1

If I had someDictionary defined as

{'1': 33, '2': 44, '3': 55, '4': 10, '5': 66, '6': 60}

and someList defined as

[51, 52, 53, 54, 55, 56]

how can I find the key in someDictionary that matches an element in someList? For now, I'm assuming there won't be more than one match.

I would think it would be something like this:

for k, v in someDictionary.items():
    if v == someList:
        myAnswer = k

Given the code above, myAnswer would be 3

The second part I need to do is, if someList does not contain an element that is in someDictionary, find the value in someDictionary larger than (but closest to) the last element in someList someList[-1]

In that case, myAnswer would be 6

  • 2
    A bit confused on your answer 3. Were you inputting 55 or were you inputting someList? Did you want a list of keys that pair with the values in someList? – Stephen Cowley Oct 20 '18 at 14:16
  • @Stephen, sorry, i'm inputting someList; looking for any element in someList that matches a value in someDictionary. 55 in someList matches a value in someDictionary with the key 3 – yodish Oct 20 '18 at 14:19
  • 1
    Do you mean the key '3'? 3 is not a key of your dict. – wim Oct 20 '18 at 14:46
  • Points taken, I need to work on articulating my questions better, sorry. – yodish Oct 20 '18 at 14:51
1

For the first question, you are just using the wrong operator to check if the value is in someList

for k, v in someDictionary.items():
    if v in someList:
        myAnswer = k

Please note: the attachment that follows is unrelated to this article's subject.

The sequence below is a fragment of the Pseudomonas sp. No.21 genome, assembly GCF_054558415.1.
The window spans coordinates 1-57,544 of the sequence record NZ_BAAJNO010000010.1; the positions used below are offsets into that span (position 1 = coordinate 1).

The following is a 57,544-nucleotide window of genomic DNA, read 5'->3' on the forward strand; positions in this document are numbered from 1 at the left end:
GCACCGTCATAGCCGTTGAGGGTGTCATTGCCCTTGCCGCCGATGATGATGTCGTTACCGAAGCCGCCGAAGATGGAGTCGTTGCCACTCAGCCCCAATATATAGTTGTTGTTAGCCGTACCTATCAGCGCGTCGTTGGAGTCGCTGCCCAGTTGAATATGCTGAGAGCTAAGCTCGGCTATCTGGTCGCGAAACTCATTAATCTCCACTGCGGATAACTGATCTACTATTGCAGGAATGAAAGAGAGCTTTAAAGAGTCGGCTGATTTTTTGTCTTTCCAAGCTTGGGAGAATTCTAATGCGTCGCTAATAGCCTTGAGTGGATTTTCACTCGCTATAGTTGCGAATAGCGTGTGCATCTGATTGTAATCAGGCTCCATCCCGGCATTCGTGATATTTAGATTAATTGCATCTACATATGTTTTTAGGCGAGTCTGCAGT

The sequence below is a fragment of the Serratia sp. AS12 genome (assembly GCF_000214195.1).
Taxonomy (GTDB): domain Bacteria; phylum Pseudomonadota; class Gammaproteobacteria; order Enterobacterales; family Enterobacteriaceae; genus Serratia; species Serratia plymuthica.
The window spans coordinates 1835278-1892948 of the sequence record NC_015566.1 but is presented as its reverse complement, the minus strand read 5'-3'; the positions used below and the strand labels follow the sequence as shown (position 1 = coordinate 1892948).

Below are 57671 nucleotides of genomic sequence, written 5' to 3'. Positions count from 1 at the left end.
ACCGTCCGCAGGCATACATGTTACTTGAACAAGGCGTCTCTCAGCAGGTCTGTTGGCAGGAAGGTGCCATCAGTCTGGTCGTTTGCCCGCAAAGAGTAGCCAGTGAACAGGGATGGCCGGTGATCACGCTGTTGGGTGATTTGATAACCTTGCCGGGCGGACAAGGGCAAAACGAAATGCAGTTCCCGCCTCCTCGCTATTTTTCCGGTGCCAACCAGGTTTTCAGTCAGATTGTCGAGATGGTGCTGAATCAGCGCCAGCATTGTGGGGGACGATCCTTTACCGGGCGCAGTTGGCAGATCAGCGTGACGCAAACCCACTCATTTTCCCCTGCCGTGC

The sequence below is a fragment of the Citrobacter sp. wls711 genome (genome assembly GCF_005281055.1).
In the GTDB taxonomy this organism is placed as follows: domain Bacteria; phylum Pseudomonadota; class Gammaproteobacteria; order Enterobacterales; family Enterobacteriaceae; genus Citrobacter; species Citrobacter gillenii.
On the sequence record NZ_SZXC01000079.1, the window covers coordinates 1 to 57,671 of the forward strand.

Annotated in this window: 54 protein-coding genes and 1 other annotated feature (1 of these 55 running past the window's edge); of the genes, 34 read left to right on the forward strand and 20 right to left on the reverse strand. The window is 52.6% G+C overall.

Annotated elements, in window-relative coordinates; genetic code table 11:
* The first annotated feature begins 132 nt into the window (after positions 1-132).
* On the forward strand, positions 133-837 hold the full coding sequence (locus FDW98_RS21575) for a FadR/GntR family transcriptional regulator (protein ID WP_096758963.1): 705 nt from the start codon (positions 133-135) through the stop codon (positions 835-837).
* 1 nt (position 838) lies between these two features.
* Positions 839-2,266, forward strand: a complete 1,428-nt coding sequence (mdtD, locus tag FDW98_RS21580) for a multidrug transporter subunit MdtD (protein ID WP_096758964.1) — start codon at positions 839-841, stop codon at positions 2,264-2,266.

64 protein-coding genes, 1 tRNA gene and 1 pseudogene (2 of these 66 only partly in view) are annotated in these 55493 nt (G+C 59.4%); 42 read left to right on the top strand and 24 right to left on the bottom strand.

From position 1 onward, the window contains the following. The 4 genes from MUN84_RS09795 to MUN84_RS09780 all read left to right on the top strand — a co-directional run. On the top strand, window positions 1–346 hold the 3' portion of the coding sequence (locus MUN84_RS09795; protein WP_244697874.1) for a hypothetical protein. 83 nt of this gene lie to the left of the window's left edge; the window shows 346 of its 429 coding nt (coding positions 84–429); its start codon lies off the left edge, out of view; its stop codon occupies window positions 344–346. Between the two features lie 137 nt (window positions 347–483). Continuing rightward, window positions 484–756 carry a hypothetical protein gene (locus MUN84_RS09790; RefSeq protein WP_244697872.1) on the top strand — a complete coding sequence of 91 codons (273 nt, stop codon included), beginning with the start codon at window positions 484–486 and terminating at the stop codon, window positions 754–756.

About the second question you can extend the previous code in this way

for k, v in someDictionary.items():
     if v in someList:
         myAnswer = k
         break
else:
     myAnswer = None
     for k, v in someDictionary.items():
         if v > someList[-1] and (myAnswer is None or v < someDictionary[myAnswer]):
             myAnswer = k
  • well, hell. I just needed to use in :) Thanks! – yodish Oct 20 '18 at 14:39
  • I'll probably be revisiting this post many times when I start coding for edge-cases; but, this answers my question. Thanks! – yodish Oct 20 '18 at 14:59
3

It sounds like you want a bidict

>>> from bidict import bidict  # pip install bidict
>>> d = bidict({'1': 33, '2': 44, '3': 55, '4': 10, '5': 66, '6': 60})
>>> d['3'] 55
>>> d.inv[55] '3'

This allows O(1) lookups in either direction. Now, you can loop over someList and check if an element is in d.inv efficiently.

2

First part, Find the list of keys that have a dictionary value in list.

someDictionary = {'1': 33, '2': 44, '3': 55, '4': 10, '5': 66, '6': 60}
someList = [51, 52, 53, 54, 55, 56]

res = [key for key, value in someDictionary.items() if value in someList]

second part, if no result from first part, find the key with the closest larger value (continuing):

if not res:
    res = min ([(value, key) for key, value in someDictionary.items() if value > max(someList) ])[1]
  • thanks; this seems to be returning a list ['3']. Is there an easy way to return an int instead? – yodish Oct 20 '18 at 14:25
  • 1
    if you know all the keys are int you can change [key for key .. ] to [int(key) for key ... – Christian Sloper Oct 20 '18 at 14:26
  • 1
    Its a list because this handles the case where there are more than one hits, if you just want first element you can go res[0]. – Christian Sloper Oct 20 '18 at 14:28
1
myAnswer = ''
closest_to = someList[-1]
closest_diff = 0
for k in someDictionary:
    if someDictionary[k] in someList:
         myAnswer = k
         break; # stop the loop when exact match found
    diff = someDictionary[k] - closest_to
    if diff > 0 and diff < closest_diff:
         closest_diff = diff
         myAnswer = k # this would save key of larger but closest number to last in someList
  • I appreciate it! – yodish Oct 20 '18 at 15:00
1

First use list comprehension to gather all keys whose values are in lst , if there is no match then filter for keys whose value is larger than lst[-1]. After sort them based on the abs value of the difference of the keys values and the last item in lst and take the 0 index, closest item.